Part of that enjoyment was the fast-and-loose vibe that went into the creation Dis/Located. "I'd written and kept notebooks all year long, so I already had all the lyrics written down, but not pieced together," Ross explains. "I'd write a chorus or a verse, but it was more fun for me this way, as I didn't sit on my couch at home playing the songs until they were dead. I just took all my words with me, put them on music stands, and when the music played, I sang. While we were doing the basic tracks I'd put down a scratch vocal, that's when the song was really written."

Clearly, it's been a busy, full-of-change several years for the band. And Ross, who formed the lineup in 1992 at the College of William and Mary in Virginia while still a teen, does ruminate on Seven Mary Three's place in the musical scheme of things: "It takes a lot of work to survive in this business if you don't have the big machine behind you - and even if you do have it! I guarantee you, Beyonce is fucking tired," he laughs.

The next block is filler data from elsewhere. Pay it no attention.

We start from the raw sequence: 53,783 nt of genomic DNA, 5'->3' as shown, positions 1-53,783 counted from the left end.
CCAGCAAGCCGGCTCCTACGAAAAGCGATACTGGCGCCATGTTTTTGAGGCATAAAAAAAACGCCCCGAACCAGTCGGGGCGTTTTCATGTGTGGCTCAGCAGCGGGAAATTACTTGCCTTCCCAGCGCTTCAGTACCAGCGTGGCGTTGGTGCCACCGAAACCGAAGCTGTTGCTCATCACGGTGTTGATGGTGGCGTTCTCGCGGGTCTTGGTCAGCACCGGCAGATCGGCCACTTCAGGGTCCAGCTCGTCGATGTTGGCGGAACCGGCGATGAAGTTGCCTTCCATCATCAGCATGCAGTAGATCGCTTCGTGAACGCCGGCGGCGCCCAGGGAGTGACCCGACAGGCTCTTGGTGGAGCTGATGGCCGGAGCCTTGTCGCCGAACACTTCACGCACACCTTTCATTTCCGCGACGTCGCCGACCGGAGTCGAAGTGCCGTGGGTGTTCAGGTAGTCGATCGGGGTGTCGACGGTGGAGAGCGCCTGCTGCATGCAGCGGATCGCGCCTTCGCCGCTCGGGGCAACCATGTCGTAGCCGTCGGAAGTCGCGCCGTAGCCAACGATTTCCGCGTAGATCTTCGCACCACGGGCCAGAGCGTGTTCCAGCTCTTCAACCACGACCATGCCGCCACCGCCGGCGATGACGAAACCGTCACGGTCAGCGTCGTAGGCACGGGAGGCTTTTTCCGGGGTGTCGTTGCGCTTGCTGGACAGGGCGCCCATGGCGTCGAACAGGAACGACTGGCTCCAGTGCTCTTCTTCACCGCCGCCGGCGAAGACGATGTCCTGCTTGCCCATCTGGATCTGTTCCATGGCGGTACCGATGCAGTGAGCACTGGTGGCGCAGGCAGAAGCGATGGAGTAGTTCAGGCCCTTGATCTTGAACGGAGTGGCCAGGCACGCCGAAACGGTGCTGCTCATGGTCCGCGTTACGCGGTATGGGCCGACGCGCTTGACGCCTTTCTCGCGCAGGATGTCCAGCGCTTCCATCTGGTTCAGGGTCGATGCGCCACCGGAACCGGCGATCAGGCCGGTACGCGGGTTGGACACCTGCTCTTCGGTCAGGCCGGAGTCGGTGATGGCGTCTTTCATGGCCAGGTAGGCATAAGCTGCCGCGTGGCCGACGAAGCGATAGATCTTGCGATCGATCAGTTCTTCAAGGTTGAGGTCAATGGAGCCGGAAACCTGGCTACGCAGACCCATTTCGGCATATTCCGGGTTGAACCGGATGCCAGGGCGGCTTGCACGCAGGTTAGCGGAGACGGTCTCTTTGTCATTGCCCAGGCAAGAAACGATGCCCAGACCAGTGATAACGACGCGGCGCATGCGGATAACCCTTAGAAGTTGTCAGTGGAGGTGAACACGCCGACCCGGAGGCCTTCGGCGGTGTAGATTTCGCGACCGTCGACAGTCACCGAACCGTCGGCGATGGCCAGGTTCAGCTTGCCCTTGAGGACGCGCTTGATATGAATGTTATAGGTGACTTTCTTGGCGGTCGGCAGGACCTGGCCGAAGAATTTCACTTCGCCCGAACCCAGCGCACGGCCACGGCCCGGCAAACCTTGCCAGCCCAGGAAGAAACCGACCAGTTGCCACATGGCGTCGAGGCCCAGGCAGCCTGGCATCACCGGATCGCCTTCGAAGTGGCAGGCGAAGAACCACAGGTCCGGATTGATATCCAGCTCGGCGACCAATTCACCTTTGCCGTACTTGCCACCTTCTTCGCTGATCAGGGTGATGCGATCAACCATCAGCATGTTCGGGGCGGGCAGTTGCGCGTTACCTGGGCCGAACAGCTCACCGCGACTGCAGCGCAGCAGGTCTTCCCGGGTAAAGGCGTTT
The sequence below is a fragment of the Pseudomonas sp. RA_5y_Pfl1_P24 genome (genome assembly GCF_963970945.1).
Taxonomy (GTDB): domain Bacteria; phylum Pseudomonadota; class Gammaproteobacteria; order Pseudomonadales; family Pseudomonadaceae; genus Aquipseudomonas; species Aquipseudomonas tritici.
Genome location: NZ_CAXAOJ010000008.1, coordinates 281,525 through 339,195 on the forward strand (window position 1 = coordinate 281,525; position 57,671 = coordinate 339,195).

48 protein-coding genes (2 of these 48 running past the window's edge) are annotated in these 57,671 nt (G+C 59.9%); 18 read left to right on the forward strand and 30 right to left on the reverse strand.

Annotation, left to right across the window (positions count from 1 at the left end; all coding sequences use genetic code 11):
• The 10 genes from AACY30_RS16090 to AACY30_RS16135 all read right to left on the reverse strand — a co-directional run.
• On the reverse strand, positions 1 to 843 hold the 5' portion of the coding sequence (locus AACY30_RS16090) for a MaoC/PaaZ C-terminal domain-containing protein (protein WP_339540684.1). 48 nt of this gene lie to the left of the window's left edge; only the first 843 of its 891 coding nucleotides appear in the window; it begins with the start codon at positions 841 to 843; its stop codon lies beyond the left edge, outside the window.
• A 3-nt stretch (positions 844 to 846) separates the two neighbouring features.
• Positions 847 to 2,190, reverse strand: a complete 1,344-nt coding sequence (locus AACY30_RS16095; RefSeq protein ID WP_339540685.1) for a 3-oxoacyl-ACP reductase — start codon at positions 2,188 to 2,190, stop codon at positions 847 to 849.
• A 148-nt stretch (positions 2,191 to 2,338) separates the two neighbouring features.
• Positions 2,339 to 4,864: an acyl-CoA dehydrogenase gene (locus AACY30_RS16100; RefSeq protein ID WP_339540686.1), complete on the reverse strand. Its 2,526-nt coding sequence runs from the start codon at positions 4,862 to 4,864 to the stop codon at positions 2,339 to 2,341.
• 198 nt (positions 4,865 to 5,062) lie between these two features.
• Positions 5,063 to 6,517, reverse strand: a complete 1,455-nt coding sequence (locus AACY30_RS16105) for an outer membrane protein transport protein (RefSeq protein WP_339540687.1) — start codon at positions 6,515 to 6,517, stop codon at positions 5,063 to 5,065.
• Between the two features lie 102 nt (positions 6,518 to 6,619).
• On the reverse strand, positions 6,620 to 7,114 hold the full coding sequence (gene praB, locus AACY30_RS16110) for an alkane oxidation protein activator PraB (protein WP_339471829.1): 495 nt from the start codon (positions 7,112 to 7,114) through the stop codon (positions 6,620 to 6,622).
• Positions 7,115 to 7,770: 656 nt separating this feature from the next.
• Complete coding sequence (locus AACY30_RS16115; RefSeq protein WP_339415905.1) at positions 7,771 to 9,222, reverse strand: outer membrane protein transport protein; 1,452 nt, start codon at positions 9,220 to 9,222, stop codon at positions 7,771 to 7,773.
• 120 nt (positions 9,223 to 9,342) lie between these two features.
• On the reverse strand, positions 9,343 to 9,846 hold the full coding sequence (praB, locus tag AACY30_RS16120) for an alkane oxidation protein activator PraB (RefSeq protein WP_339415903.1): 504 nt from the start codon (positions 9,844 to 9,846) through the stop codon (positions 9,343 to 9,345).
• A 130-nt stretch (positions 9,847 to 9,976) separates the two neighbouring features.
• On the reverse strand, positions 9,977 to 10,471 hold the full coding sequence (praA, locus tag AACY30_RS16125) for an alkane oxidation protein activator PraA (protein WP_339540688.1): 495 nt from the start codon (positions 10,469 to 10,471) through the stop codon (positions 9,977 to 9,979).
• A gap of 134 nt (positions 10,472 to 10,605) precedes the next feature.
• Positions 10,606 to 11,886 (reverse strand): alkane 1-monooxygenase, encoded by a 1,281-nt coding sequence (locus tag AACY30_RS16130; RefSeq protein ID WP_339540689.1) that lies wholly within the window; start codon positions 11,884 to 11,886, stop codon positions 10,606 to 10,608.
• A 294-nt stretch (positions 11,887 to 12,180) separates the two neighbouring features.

You can never rest in this business. Seven Mary Three have had scant time to rest in the last decade, and the band, once based in Orlando, is now spread out from Boston to Florida to North Carolina, making writing a technological challenge. Still, unlike so many of their brethren, Seven Mary Three is surviving and thriving. And as to the loose theme of Dis/Location, it made itself apparent during the making of the record.

Actually, it's more of an unintentional goal than a theme: "Someone saves you, shows you a way to save yourself from yourself---a lot of these songs address that," muses Ross. "I'm hoping that's what the songs will do for someone else - help to enlighten, but not in any high-minded way. The best art, music and literature is not exclusionary; it's usually about emotions everyone has."

And tapping into those emotions has been the key to Seven Mary Three's success. That and one other thing: "We've never really caved into pressure. Win or lose, we've done it all on our own all these years," Ross concludes, "and that's the thing I'm most proud of. We've stuck to our guns. This record is the beginning of the rest."

Provided by the MusicDish Network. Copyright © Tag It 2004 - Republished with Permission